Researchers find Greenland glacial meltwaters rich in mercury

New research shows that concentrations of the toxic element mercury in rivers and fjords connected to the Greenland Ice Sheet are comparable to rivers in industrial China, an unexpected finding that is raising questions about ...

New tools needed to prevent plant disease pandemics

Plant diseases don't stop at a nation's borders and miles of oceans don't prevent their spread, either. That's why plant disease surveillance, improved plant disease detection systems and predictive plant disease modeling—integrated ...

page 1 from 40

Food

Food is any substance, usually composed of carbohydrates, fats, proteins and water, that can be eaten or drunk by an animal or human for nutrition or pleasure. Items considered food may be sourced from plants, animals or other categories such as fungus or fermented products like alcohol. Although many human cultures sought food items through hunting and gathering, today most cultures use farming, ranching, and fishing, with hunting, foraging and other methods of a local nature included but playing a minor role.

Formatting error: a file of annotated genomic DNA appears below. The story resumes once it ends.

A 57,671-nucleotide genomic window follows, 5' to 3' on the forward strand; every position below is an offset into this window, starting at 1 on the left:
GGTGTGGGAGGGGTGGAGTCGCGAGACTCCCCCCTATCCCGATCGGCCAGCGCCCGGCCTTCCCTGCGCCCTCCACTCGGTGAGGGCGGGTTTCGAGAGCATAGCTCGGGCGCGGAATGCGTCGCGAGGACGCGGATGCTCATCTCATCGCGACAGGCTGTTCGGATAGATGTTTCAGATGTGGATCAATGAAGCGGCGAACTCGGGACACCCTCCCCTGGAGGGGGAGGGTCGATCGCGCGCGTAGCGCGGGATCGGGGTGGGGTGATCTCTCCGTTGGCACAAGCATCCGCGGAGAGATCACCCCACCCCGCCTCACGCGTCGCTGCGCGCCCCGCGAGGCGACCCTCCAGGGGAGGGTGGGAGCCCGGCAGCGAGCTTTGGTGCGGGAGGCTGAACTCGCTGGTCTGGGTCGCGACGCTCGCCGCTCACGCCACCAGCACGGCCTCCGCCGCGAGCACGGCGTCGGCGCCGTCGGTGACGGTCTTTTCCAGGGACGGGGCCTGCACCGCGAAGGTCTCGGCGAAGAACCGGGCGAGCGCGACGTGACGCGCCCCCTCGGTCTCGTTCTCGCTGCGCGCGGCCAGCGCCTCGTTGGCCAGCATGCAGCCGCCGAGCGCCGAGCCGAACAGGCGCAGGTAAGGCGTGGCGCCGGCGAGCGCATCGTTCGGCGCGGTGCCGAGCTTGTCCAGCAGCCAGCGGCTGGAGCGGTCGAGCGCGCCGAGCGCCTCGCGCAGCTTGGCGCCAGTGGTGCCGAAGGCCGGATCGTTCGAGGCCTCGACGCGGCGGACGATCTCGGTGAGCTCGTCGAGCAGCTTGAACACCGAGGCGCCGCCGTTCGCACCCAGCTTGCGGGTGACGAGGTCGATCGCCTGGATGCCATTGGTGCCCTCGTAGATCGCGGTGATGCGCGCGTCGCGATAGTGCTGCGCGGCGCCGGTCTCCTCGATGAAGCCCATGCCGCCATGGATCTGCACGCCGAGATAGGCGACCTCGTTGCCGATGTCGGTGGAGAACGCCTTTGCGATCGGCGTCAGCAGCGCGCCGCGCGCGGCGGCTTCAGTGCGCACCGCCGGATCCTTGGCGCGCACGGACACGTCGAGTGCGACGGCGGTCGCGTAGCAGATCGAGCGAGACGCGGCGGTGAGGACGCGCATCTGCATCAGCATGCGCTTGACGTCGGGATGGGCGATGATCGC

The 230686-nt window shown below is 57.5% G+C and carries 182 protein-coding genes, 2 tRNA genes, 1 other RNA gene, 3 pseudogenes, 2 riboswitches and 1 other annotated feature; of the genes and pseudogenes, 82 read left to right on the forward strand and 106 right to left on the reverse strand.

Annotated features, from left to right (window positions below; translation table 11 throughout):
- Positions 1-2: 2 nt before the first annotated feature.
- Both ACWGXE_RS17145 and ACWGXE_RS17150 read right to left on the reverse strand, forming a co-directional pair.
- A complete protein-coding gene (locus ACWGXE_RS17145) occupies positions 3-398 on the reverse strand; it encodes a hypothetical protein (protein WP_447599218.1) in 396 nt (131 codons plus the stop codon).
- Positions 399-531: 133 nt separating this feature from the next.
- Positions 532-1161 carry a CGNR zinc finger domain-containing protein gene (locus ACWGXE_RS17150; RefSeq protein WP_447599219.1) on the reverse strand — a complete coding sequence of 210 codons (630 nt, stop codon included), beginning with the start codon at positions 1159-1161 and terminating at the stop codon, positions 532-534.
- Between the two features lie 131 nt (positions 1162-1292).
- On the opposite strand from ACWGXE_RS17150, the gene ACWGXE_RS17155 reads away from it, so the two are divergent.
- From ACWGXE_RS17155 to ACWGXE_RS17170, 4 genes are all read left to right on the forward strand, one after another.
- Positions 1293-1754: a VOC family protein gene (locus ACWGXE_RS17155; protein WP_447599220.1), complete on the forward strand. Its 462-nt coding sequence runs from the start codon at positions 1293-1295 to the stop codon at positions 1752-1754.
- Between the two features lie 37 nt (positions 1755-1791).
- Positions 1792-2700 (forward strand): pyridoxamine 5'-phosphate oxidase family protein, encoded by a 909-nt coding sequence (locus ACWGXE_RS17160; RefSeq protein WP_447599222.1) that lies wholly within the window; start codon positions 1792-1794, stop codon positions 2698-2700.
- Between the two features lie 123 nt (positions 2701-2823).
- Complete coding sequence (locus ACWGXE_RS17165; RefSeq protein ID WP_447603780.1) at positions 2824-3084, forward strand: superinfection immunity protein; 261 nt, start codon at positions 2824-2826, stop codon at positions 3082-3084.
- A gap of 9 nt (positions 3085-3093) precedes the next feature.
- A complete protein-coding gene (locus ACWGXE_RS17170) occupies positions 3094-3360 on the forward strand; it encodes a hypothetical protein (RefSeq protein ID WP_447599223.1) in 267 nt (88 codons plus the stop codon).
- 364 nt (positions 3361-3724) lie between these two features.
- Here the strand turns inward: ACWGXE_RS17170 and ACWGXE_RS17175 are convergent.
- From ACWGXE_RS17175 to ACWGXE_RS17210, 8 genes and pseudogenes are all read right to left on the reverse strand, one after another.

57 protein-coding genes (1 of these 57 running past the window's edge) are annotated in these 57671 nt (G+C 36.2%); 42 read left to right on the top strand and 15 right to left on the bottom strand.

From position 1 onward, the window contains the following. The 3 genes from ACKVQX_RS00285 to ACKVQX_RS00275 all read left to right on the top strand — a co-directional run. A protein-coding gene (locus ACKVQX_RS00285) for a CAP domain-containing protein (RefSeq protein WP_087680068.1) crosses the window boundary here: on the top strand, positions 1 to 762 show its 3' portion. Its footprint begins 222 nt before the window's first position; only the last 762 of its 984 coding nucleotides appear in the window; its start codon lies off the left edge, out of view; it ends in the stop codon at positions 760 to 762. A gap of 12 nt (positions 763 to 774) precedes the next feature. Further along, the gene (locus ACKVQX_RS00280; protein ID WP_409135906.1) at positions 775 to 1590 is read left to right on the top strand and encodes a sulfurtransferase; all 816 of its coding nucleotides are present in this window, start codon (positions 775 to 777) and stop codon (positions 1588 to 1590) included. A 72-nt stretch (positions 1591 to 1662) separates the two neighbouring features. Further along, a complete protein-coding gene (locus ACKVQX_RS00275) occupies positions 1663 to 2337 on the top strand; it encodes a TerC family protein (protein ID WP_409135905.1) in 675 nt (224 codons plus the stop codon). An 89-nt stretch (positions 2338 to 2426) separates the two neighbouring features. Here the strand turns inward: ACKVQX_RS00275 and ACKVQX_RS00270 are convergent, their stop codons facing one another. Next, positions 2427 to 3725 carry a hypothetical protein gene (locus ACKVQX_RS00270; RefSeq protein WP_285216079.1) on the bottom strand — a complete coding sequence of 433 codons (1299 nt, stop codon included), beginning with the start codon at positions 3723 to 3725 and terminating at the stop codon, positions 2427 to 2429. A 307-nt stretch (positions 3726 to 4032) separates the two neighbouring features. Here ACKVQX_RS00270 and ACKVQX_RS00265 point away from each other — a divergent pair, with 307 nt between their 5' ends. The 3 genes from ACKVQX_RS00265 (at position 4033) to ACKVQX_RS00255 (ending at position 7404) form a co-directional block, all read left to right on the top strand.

Most traditions have a recognizable cuisine, a specific set of cooking traditions, preferences, and practices, the study of which is known as gastronomy. Many cultures have diversified their foods by means of preparation, cooking methods and manufacturing. This also includes a complex food trade which helps the cultures to economically survive by-way-of food, not just by consumption.

Many cultures study the dietary analysis of food habits. While humans are omnivores, religion and social constructs such as morality often affect which foods they will consume. Food safety is also a concern with foodborne illness claiming many lives each year. In many languages, food is often used metaphorically or figuratively, as in "food for thought".

This text uses material from Wikipedia, licensed under CC BY-SA